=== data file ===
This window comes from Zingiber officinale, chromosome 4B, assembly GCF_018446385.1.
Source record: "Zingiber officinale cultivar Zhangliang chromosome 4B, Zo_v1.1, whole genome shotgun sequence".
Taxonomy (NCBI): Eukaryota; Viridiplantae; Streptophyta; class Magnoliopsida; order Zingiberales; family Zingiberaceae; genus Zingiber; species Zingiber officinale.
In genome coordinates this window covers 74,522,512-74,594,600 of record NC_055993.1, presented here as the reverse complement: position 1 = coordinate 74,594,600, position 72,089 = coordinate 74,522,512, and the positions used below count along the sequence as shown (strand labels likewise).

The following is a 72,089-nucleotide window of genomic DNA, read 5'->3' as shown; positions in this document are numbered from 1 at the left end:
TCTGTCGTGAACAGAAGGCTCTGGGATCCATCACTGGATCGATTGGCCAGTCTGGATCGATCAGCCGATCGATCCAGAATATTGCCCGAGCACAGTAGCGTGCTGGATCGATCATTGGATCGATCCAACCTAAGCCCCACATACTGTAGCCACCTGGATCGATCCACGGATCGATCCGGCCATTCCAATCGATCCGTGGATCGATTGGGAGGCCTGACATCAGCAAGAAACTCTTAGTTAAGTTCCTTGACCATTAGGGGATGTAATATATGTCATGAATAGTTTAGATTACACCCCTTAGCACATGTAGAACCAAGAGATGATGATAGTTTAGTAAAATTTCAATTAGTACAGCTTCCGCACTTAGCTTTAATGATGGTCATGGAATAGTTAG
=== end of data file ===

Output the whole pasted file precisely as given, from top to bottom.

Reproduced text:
This window comes from Zingiber officinale, chromosome 4B, assembly GCF_018446385.1.
Source record: "Zingiber officinale cultivar Zhangliang chromosome 4B, Zo_v1.1, whole genome shotgun sequence".
Taxonomy (NCBI): Eukaryota; Viridiplantae; Streptophyta; class Magnoliopsida; order Zingiberales; family Zingiberaceae; genus Zingiber; species Zingiber officinale.
In genome coordinates this window covers 74,522,512-74,594,600 of record NC_055993.1, presented here as the reverse complement: position 1 = coordinate 74,594,600, position 72,089 = coordinate 74,522,512, and the positions used below count along the sequence as shown (strand labels likewise).

The following is a 72,089-nucleotide window of genomic DNA, read 5'->3' as shown; positions in this document are numbered from 1 at the left end:
TCTGTCGTGAACAGAAGGCTCTGGGATCCATCACTGGATCGATTGGCCAGTCTGGATCGATCAGCCGATCGATCCAGAATATTGCCCGAGCACAGTAGCGTGCTGGATCGATCATTGGATCGATCCAACCTAAGCCCCACATACTGTAGCCACCTGGATCGATCCACGGATCGATCCGGCCATTCCAATCGATCCGTGGATCGATTGGGAGGCCTGACATCAGCAAGAAACTCTTAGTTAAGTTCCTTGACCATTAGGGGATGTAATATATGTCATGAATAGTTTAGATTACACCCCTTAGCACATGTAGAACCAAGAGATGATGATAGTTTAGTAAAATTTCAATTAGTACAGCTTCCGCACTTAGCTTTAATGATGGTCATGGAATAGTTAG